Faculty supervision of medical trainees is necessary to ensure both quality patient care and effective clinical education. Supervision lets faculty judge when to entrust trainees with certain responsibilities1 and gives them the information they need to determine when trainees’ fatigue or overscheduling has compromised their patients’ safety.2 Supervision, in the form of direct observation, is a well-established method for assessing (and—with the addition of feedback—improving) trainees’ clinical skills.3 In fact, the Accreditation Council for Graduate Medical Education has for several years mandated that postgraduate programs use direct observation of clinical encounters to assess trainees’ patient care and interpersonal and communication skills.4 And yet, despite the variety of pertinent and, in many cases, validated assessment tools,5 direct observation remains infrequent.6–9 Fully a third of second- and third-year internal medicine residents never undergo formal observation of their clinical skills.10 No wonder, then, that many trainees lack competence in important data-collecting clinical skills, such as history taking and physical examination11–14—a deficiency that often persists well into physicians’ careers.15 Clearly, the quality of faculty supervision of trainees can stand improvement. With these intertwined goals of better education and safer patient care in mind, the American Board of Internal Medicine (ABIM) designed the Clinical Supervision Practice Improvement Module (CS-PIM).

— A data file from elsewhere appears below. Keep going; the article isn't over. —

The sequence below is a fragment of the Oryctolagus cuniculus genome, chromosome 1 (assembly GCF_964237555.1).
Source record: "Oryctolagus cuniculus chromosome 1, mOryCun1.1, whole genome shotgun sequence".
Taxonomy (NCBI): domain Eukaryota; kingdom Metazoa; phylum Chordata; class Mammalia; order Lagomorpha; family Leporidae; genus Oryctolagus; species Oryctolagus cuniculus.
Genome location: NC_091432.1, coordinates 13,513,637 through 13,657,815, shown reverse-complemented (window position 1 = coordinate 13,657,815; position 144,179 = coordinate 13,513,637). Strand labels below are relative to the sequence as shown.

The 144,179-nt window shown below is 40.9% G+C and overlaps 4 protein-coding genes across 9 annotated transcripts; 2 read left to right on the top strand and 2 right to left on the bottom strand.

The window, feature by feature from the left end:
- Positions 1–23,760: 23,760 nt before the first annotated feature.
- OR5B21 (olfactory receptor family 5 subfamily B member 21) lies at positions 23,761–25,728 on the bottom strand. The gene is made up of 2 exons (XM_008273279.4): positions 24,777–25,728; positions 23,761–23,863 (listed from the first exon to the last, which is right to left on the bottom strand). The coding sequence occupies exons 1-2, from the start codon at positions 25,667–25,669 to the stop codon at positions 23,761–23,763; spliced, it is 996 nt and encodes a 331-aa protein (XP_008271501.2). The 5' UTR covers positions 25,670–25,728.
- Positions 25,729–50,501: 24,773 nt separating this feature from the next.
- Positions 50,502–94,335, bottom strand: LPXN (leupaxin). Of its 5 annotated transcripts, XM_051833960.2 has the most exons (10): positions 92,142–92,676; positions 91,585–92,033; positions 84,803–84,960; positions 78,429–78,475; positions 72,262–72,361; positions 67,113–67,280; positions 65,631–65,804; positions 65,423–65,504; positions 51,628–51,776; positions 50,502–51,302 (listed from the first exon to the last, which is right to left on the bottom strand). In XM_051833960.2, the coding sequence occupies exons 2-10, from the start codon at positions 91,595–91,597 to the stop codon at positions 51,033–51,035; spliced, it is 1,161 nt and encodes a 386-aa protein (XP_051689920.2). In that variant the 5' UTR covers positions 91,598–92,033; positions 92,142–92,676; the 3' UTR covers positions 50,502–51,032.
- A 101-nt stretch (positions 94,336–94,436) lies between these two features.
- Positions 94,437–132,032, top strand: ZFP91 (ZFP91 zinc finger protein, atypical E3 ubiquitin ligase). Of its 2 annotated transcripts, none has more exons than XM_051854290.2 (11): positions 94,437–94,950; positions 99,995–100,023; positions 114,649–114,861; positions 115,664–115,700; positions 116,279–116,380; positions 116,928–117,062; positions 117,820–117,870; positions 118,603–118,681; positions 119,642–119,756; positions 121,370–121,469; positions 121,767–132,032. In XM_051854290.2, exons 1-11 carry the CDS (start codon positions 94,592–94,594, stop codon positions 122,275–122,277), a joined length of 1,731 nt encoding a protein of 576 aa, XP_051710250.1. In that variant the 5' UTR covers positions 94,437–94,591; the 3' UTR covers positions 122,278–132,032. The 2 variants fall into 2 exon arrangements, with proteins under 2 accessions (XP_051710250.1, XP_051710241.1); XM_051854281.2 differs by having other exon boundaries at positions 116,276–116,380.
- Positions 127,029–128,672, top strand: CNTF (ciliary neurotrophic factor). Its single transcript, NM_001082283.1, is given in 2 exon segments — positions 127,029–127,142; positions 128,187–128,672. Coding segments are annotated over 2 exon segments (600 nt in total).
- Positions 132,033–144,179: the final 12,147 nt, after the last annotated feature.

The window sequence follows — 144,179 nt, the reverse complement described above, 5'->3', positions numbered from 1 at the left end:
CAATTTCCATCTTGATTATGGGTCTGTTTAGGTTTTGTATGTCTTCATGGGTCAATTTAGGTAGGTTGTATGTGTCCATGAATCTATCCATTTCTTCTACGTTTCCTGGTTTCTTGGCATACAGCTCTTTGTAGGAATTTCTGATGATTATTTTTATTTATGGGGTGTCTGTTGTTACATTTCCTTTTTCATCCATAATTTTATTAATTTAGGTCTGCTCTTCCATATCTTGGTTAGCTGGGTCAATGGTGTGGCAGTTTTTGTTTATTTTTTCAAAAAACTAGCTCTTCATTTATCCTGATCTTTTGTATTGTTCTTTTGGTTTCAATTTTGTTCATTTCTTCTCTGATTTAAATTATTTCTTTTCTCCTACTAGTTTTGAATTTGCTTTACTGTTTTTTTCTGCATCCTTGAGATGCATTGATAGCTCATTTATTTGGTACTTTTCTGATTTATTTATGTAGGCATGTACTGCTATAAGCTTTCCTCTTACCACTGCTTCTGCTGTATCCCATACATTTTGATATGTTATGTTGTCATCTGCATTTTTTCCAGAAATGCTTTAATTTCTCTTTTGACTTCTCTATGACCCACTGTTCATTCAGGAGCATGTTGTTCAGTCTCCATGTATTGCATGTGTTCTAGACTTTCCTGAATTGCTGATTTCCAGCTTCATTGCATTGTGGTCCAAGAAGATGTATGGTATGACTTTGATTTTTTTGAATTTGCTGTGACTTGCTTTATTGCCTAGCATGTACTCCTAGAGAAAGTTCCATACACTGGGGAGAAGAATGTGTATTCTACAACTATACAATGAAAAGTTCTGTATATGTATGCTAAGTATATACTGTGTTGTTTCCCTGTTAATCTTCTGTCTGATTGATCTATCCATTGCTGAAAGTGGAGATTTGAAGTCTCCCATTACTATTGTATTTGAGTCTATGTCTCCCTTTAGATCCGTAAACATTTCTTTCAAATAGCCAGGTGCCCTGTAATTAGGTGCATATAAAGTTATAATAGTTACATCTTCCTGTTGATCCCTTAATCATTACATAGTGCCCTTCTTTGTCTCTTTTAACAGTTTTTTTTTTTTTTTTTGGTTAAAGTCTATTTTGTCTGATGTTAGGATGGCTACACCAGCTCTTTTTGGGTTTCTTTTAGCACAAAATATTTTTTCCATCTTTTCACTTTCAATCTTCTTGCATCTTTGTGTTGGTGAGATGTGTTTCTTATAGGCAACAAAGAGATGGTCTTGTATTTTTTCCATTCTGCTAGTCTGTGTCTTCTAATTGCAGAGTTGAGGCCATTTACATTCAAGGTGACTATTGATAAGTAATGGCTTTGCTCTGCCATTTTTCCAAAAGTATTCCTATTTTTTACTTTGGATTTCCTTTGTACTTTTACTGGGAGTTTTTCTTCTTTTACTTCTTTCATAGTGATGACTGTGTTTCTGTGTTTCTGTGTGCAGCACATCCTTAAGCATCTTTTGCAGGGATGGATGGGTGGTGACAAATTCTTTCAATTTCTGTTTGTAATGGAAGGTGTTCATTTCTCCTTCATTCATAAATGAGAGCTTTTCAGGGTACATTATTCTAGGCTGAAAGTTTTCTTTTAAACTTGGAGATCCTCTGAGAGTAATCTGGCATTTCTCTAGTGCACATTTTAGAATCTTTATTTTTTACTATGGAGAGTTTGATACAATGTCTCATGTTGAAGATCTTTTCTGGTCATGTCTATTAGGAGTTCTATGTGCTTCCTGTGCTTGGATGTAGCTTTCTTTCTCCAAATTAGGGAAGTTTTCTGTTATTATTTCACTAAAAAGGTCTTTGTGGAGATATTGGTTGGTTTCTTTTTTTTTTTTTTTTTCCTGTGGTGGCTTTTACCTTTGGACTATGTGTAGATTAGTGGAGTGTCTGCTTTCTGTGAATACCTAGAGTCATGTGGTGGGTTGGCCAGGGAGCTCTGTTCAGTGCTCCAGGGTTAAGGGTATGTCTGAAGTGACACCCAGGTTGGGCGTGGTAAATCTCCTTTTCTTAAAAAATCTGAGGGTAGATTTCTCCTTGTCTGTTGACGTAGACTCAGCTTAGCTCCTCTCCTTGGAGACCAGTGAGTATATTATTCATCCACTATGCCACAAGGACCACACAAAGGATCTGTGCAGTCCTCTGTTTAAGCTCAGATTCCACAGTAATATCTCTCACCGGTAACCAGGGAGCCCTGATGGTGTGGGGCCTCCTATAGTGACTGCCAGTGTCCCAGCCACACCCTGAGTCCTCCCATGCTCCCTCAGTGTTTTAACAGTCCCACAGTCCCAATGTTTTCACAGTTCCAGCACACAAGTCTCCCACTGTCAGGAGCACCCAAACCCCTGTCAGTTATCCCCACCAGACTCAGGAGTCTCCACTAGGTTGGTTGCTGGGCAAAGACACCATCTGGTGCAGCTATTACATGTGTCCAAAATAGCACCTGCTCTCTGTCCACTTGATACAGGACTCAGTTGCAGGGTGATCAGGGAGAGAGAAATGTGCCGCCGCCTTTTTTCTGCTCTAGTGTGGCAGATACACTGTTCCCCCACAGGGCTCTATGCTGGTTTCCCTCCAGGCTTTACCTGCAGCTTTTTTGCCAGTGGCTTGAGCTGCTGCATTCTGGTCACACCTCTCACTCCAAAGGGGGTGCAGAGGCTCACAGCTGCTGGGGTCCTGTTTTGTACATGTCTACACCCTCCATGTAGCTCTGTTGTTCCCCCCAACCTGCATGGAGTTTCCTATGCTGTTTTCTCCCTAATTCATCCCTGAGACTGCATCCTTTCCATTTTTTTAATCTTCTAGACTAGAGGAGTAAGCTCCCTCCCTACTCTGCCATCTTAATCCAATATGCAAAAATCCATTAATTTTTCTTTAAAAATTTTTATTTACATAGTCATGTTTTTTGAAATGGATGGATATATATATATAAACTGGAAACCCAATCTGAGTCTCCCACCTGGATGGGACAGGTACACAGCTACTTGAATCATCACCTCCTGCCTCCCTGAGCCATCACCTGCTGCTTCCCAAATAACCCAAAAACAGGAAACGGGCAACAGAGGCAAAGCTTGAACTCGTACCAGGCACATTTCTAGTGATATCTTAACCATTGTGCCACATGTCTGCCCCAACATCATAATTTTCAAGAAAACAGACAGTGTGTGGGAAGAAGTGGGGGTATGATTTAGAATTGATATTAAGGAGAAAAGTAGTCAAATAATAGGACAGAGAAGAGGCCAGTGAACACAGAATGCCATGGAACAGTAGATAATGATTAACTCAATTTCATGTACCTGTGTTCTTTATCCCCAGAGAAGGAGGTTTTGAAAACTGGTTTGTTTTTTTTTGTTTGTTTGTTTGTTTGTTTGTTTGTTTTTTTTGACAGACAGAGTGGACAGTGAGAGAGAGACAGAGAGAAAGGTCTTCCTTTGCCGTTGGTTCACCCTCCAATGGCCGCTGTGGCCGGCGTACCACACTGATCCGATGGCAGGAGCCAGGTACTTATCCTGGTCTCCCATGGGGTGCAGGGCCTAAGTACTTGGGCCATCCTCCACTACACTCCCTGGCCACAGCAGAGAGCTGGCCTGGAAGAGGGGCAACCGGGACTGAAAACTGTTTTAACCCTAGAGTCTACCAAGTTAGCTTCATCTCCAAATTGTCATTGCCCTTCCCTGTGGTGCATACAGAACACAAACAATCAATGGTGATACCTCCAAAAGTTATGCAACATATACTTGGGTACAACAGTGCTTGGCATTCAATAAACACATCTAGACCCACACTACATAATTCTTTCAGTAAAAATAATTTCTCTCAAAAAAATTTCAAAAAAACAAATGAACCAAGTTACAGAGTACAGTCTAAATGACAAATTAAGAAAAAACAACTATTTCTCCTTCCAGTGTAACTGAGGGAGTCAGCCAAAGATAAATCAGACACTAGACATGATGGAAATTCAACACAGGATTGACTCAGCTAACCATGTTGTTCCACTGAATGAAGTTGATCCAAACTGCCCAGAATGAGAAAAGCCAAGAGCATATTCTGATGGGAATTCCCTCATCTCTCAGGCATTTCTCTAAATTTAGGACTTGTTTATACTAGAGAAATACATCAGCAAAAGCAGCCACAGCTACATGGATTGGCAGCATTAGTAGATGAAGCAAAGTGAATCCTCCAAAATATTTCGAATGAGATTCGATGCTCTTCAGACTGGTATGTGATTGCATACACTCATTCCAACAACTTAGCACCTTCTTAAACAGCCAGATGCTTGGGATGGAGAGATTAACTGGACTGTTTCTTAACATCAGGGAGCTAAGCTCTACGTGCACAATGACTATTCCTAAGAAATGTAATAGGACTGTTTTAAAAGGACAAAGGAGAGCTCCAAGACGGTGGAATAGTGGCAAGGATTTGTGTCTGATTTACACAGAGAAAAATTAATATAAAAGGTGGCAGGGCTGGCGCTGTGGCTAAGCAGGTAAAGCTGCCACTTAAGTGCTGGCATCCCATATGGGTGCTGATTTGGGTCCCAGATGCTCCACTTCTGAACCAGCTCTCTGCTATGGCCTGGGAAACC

The ABIM’s Maintenance of Certification (MOC) program “promotes lifelong learning and the enhancement of the clinical judgment and skills essential for high quality patient care.”16 In addition to sitting for recertification exams, diplomates must earn points by completing modules in which they improve their medical knowledge and practice performance through structured activities and self-evaluation. One of these modules, the CS-PIM, asks faculty to engage in and self-evaluate their supervision of trainees, which includes direct observation, providing feedback, identifying errors, and auditing medical records.